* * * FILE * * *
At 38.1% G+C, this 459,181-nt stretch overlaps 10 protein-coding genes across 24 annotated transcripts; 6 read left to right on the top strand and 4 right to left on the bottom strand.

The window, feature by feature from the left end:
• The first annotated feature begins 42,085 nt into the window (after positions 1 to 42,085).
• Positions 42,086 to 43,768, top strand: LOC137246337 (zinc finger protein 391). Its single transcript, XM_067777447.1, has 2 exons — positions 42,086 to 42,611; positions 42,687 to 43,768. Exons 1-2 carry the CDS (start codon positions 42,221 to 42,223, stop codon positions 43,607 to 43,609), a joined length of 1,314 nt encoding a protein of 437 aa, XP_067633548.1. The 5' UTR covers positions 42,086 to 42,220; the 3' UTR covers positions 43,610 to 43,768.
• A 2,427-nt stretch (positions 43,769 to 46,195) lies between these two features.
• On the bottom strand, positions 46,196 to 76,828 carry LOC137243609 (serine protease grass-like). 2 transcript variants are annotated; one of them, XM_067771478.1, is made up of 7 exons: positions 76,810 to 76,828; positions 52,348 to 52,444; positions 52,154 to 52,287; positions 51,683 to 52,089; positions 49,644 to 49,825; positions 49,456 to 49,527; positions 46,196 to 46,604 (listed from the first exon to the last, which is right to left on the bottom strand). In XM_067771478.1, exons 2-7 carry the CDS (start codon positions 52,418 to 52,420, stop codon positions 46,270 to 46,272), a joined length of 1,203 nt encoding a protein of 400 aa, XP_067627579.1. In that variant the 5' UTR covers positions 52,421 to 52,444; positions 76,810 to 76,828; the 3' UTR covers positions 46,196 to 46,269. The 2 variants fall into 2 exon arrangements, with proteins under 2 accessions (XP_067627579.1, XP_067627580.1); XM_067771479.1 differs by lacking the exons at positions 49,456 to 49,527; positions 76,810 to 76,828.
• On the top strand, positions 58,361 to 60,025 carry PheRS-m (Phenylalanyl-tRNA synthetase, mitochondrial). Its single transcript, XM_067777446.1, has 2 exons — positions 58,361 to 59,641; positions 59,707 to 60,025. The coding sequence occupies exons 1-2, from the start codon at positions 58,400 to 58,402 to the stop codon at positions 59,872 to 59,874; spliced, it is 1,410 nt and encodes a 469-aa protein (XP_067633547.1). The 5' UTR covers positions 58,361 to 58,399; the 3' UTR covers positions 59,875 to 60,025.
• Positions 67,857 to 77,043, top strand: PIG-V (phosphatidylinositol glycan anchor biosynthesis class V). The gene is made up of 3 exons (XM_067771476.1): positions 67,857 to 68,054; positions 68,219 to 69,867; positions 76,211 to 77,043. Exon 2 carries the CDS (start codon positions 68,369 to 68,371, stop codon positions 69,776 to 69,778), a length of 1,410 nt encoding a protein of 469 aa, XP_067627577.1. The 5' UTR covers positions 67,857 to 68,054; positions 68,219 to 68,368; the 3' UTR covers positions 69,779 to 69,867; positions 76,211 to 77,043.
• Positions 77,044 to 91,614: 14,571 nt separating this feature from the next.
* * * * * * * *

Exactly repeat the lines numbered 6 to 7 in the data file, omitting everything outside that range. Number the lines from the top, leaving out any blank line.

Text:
• On the bottom strand, positions 46,196 to 76,828 carry LOC137243609 (serine protease grass-like). 2 transcript variants are annotated; one of them, XM_067771478.1, is made up of 7 exons: positions 76,810 to 76,828; positions 52,348 to 52,444; positions 52,154 to 52,287; positions 51,683 to 52,089; positions 49,644 to 49,825; positions 49,456 to 49,527; positions 46,196 to 46,604 (listed from the first exon to the last, which is right to left on the bottom strand). In XM_067771478.1, exons 2-7 carry the CDS (start codon positions 52,418 to 52,420, stop codon positions 46,270 to 46,272), a joined length of 1,203 nt encoding a protein of 400 aa, XP_067627579.1. In that variant the 5' UTR covers positions 52,421 to 52,444; positions 76,810 to 76,828; the 3' UTR covers positions 46,196 to 46,269. The 2 variants fall into 2 exon arrangements, with proteins under 2 accessions (XP_067627579.1, XP_067627580.1); XM_067771479.1 differs by lacking the exons at positions 49,456 to 49,527; positions 76,810 to 76,828.
• On the top strand, positions 58,361 to 60,025 carry PheRS-m (Phenylalanyl-tRNA synthetase, mitochondrial). Its single transcript, XM_067777446.1, has 2 exons — positions 58,361 to 59,641; positions 59,707 to 60,025. The coding sequence occupies exons 1-2, from the start codon at positions 58,400 to 58,402 to the stop codon at positions 59,872 to 59,874; spliced, it is 1,410 nt and encodes a 469-aa protein (XP_067633547.1). The 5' UTR covers positions 58,361 to 58,399; the 3' UTR covers positions 59,875 to 60,025.